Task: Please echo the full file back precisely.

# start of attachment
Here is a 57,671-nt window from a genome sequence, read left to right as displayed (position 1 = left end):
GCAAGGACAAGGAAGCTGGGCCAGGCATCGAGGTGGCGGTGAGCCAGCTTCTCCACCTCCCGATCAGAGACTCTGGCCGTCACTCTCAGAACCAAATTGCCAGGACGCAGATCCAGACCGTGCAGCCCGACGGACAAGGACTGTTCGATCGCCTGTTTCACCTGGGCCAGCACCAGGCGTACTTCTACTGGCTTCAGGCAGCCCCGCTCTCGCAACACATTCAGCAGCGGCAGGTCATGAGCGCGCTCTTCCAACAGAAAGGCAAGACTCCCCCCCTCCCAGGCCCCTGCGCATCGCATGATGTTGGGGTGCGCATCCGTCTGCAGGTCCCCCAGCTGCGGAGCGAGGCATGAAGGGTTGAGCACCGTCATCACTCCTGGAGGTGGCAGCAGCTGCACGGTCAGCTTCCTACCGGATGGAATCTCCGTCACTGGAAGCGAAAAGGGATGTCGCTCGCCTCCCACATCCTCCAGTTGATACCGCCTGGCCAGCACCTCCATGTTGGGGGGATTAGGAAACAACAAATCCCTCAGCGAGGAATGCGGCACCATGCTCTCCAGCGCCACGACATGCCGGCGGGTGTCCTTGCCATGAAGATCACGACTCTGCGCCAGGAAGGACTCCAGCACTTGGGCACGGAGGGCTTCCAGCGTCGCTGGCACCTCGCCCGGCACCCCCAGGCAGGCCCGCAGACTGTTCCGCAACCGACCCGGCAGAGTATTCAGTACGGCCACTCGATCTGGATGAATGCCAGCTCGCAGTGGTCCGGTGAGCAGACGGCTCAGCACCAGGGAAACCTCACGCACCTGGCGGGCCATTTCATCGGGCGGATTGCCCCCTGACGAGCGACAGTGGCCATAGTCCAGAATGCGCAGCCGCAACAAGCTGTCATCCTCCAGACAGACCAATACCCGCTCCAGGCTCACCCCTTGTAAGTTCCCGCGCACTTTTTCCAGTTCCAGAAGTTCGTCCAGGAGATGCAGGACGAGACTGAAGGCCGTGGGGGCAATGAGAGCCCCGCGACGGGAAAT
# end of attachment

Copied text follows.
Here is a 57,671-nt window from a genome sequence, read left to right as displayed (position 1 = left end):
GCAAGGACAAGGAAGCTGGGCCAGGCATCGAGGTGGCGGTGAGCCAGCTTCTCCACCTCCCGATCAGAGACTCTGGCCGTCACTCTCAGAACCAAATTGCCAGGACGCAGATCCAGACCGTGCAGCCCGACGGACAAGGACTGTTCGATCGCCTGTTTCACCTGGGCCAGCACCAGGCGTACTTCTACTGGCTTCAGGCAGCCCCGCTCTCGCAACACATTCAGCAGCGGCAGGTCATGAGCGCGCTCTTCCAACAGAAAGGCAAGACTCCCCCCCTCCCAGGCCCCTGCGCATCGCATGATGTTGGGGTGCGCATCCGTCTGCAGGTCCCCCAGCTGCGGAGCGAGGCATGAAGGGTTGAGCACCGTCATCACTCCTGGAGGTGGCAGCAGCTGCACGGTCAGCTTCCTACCGGATGGAATCTCCGTCACTGGAAGCGAAAAGGGATGTCGCTCGCCTCCCACATCCTCCAGTTGATACCGCCTGGCCAGCACCTCCATGTTGGGGGGATTAGGAAACAACAAATCCCTCAGCGAGGAATGCGGCACCATGCTCTCCAGCGCCACGACATGCCGGCGGGTGTCCTTGCCATGAAGATCACGACTCTGCGCCAGGAAGGACTCCAGCACTTGGGCACGGAGGGCTTCCAGCGTCGCTGGCACCTCGCCCGGCACCCCCAGGCAGGCCCGCAGACTGTTCCGCAACCGACCCGGCAGAGTATTCAGTACGGCCACTCGATCTGGATGAATGCCAGCTCGCAGTGGTCCGGTGAGCAGACGGCTCAGCACCAGGGAAACCTCACGCACCTGGCGGGCCATTTCATCGGGCGGATTGCCCCCTGACGAGCGACAGTGGCCATAGTCCAGAATGCGCAGCCGCAACAAGCTGTCATCCTCCAGACAGACCAATACCCGCTCCAGGCTCACCCCTTGTAAGTTCCCGCGCACTTTTTCCAGTTCCAGAAGTTCGTCCAGGAGATGCAGGACGAGACTGAAGGCCGTGGGGGCAATGAGAGCCCCGCGACGGGAAAT